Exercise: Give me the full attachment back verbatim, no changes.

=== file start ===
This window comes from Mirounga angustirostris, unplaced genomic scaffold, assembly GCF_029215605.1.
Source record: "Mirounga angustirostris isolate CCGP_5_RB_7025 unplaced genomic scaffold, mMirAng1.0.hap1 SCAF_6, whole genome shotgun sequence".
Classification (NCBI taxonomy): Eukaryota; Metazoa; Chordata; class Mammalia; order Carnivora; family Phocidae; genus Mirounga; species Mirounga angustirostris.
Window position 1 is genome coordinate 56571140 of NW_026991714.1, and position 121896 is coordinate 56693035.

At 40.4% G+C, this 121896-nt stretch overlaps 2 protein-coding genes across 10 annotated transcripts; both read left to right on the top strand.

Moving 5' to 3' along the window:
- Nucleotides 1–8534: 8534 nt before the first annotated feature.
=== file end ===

This window comes from Mirounga angustirostris, unplaced genomic scaffold, assembly GCF_029215605.1.
Source record: "Mirounga angustirostris isolate CCGP_5_RB_7025 unplaced genomic scaffold, mMirAng1.0.hap1 SCAF_6, whole genome shotgun sequence".
Classification (NCBI taxonomy): Eukaryota; Metazoa; Chordata; class Mammalia; order Carnivora; family Phocidae; genus Mirounga; species Mirounga angustirostris.
Window position 1 is genome coordinate 56571140 of NW_026991714.1, and position 121896 is coordinate 56693035.

At 40.4% G+C, this 121896-nt stretch overlaps 2 protein-coding genes across 10 annotated transcripts; both read left to right on the top strand.

Moving 5' to 3' along the window:
- Nucleotides 1–8534: 8534 nt before the first annotated feature.